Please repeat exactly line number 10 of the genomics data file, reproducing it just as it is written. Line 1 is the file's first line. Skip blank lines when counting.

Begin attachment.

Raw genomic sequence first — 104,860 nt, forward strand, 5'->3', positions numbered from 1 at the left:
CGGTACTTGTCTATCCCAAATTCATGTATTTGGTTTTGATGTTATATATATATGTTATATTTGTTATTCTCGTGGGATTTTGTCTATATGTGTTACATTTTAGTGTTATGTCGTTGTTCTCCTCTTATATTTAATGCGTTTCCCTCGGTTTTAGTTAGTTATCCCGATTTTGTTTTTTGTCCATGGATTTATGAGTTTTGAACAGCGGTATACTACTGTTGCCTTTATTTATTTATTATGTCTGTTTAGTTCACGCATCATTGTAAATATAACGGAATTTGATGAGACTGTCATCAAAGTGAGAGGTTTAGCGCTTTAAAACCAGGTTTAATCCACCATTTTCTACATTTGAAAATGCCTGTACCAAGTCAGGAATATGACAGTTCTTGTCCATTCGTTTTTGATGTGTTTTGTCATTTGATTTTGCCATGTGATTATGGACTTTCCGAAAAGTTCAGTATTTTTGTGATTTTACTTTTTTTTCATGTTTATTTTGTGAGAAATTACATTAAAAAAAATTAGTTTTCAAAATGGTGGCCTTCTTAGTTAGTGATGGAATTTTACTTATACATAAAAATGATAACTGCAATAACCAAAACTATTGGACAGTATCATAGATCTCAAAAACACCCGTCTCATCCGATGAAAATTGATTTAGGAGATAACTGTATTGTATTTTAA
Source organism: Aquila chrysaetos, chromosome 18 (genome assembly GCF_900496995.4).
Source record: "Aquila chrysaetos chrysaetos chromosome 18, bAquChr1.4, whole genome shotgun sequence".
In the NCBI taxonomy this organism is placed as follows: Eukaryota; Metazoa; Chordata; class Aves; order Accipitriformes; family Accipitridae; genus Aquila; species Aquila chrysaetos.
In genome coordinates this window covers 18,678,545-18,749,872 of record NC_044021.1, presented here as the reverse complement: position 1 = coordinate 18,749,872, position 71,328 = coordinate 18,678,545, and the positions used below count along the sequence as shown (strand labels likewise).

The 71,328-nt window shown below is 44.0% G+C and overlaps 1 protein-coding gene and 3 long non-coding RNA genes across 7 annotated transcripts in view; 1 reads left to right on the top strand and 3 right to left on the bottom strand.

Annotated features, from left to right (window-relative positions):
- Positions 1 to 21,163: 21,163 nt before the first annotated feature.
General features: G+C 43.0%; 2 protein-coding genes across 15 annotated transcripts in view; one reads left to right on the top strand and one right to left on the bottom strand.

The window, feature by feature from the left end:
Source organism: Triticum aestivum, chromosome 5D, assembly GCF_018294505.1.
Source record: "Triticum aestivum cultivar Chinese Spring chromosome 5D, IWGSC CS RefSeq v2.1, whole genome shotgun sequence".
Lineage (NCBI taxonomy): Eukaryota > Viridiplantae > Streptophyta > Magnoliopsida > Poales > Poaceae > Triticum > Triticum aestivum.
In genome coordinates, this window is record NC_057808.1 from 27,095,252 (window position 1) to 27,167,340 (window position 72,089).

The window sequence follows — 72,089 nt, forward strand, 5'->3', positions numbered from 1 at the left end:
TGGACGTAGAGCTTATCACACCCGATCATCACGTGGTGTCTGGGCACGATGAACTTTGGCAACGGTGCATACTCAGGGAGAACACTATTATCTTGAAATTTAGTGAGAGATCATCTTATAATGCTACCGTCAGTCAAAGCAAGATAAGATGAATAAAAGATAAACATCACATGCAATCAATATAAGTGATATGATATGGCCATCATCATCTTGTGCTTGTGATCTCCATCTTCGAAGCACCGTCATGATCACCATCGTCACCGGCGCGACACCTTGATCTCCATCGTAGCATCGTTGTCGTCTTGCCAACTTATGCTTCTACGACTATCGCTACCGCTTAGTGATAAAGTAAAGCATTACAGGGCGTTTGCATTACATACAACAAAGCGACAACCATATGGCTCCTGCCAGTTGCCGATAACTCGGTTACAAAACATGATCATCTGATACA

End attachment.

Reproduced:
General features: G+C 43.0%; 2 protein-coding genes across 15 annotated transcripts in view; one reads left to right on the top strand and one right to left on the bottom strand.